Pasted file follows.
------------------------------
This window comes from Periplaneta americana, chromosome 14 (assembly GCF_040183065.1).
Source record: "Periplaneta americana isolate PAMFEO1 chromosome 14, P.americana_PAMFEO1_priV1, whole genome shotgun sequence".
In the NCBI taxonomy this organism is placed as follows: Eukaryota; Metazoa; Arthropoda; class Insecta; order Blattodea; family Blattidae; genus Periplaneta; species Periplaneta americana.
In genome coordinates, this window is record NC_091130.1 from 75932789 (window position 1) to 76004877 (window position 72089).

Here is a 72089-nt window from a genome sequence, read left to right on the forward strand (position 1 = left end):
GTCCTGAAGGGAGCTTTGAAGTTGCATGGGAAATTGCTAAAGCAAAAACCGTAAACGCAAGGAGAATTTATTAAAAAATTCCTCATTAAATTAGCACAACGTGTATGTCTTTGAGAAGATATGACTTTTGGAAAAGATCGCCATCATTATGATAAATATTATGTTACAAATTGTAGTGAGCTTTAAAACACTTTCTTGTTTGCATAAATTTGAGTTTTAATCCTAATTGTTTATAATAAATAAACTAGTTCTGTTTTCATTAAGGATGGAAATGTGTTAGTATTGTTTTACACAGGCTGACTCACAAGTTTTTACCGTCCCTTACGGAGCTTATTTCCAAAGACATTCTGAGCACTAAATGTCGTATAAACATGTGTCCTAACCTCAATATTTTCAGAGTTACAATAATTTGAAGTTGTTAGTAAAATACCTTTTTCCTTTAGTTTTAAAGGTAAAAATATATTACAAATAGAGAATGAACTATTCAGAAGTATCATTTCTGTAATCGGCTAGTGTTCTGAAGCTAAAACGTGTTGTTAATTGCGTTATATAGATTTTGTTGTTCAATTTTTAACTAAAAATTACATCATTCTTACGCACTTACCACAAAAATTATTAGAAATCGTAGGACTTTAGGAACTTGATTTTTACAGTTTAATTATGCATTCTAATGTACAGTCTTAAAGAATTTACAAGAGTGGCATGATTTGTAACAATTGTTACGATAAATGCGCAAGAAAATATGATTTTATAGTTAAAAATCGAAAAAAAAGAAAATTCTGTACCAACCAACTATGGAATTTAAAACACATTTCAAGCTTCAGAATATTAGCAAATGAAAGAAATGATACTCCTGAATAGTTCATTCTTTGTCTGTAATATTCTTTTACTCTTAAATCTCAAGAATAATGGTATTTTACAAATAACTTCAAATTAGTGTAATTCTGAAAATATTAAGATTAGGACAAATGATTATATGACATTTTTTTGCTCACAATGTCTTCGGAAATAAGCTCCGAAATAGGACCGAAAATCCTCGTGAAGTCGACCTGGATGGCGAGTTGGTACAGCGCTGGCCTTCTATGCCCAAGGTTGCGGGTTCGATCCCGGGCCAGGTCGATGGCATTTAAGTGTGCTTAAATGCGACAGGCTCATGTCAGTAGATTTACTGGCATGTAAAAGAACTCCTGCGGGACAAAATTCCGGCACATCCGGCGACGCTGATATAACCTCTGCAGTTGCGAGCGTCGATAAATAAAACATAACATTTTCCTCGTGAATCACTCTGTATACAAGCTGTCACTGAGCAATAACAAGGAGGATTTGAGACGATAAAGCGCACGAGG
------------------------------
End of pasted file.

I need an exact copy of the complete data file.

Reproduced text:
This window comes from Periplaneta americana, chromosome 14 (assembly GCF_040183065.1).
Source record: "Periplaneta americana isolate PAMFEO1 chromosome 14, P.americana_PAMFEO1_priV1, whole genome shotgun sequence".
In the NCBI taxonomy this organism is placed as follows: Eukaryota; Metazoa; Arthropoda; class Insecta; order Blattodea; family Blattidae; genus Periplaneta; species Periplaneta americana.
In genome coordinates, this window is record NC_091130.1 from 75932789 (window position 1) to 76004877 (window position 72089).

Here is a 72089-nt window from a genome sequence, read left to right on the forward strand (position 1 = left end):
GTCCTGAAGGGAGCTTTGAAGTTGCATGGGAAATTGCTAAAGCAAAAACCGTAAACGCAAGGAGAATTTATTAAAAAATTCCTCATTAAATTAGCACAACGTGTATGTCTTTGAGAAGATATGACTTTTGGAAAAGATCGCCATCATTATGATAAATATTATGTTACAAATTGTAGTGAGCTTTAAAACACTTTCTTGTTTGCATAAATTTGAGTTTTAATCCTAATTGTTTATAATAAATAAACTAGTTCTGTTTTCATTAAGGATGGAAATGTGTTAGTATTGTTTTACACAGGCTGACTCACAAGTTTTTACCGTCCCTTACGGAGCTTATTTCCAAAGACATTCTGAGCACTAAATGTCGTATAAACATGTGTCCTAACCTCAATATTTTCAGAGTTACAATAATTTGAAGTTGTTAGTAAAATACCTTTTTCCTTTAGTTTTAAAGGTAAAAATATATTACAAATAGAGAATGAACTATTCAGAAGTATCATTTCTGTAATCGGCTAGTGTTCTGAAGCTAAAACGTGTTGTTAATTGCGTTATATAGATTTTGTTGTTCAATTTTTAACTAAAAATTACATCATTCTTACGCACTTACCACAAAAATTATTAGAAATCGTAGGACTTTAGGAACTTGATTTTTACAGTTTAATTATGCATTCTAATGTACAGTCTTAAAGAATTTACAAGAGTGGCATGATTTGTAACAATTGTTACGATAAATGCGCAAGAAAATATGATTTTATAGTTAAAAATCGAAAAAAAAGAAAATTCTGTACCAACCAACTATGGAATTTAAAACACATTTCAAGCTTCAGAATATTAGCAAATGAAAGAAATGATACTCCTGAATAGTTCATTCTTTGTCTGTAATATTCTTTTACTCTTAAATCTCAAGAATAATGGTATTTTACAAATAACTTCAAATTAGTGTAATTCTGAAAATATTAAGATTAGGACAAATGATTATATGACATTTTTTTGCTCACAATGTCTTCGGAAATAAGCTCCGAAATAGGACCGAAAATCCTCGTGAAGTCGACCTGGATGGCGAGTTGGTACAGCGCTGGCCTTCTATGCCCAAGGTTGCGGGTTCGATCCCGGGCCAGGTCGATGGCATTTAAGTGTGCTTAAATGCGACAGGCTCATGTCAGTAGATTTACTGGCATGTAAAAGAACTCCTGCGGGACAAAATTCCGGCACATCCGGCGACGCTGATATAACCTCTGCAGTTGCGAGCGTCGATAAATAAAACATAACATTTTCCTCGTGAATCACTCTGTATACAAGCTGTCACTGAGCAATAACAAGGAGGATTTGAGACGATAAAGCGCACGAGG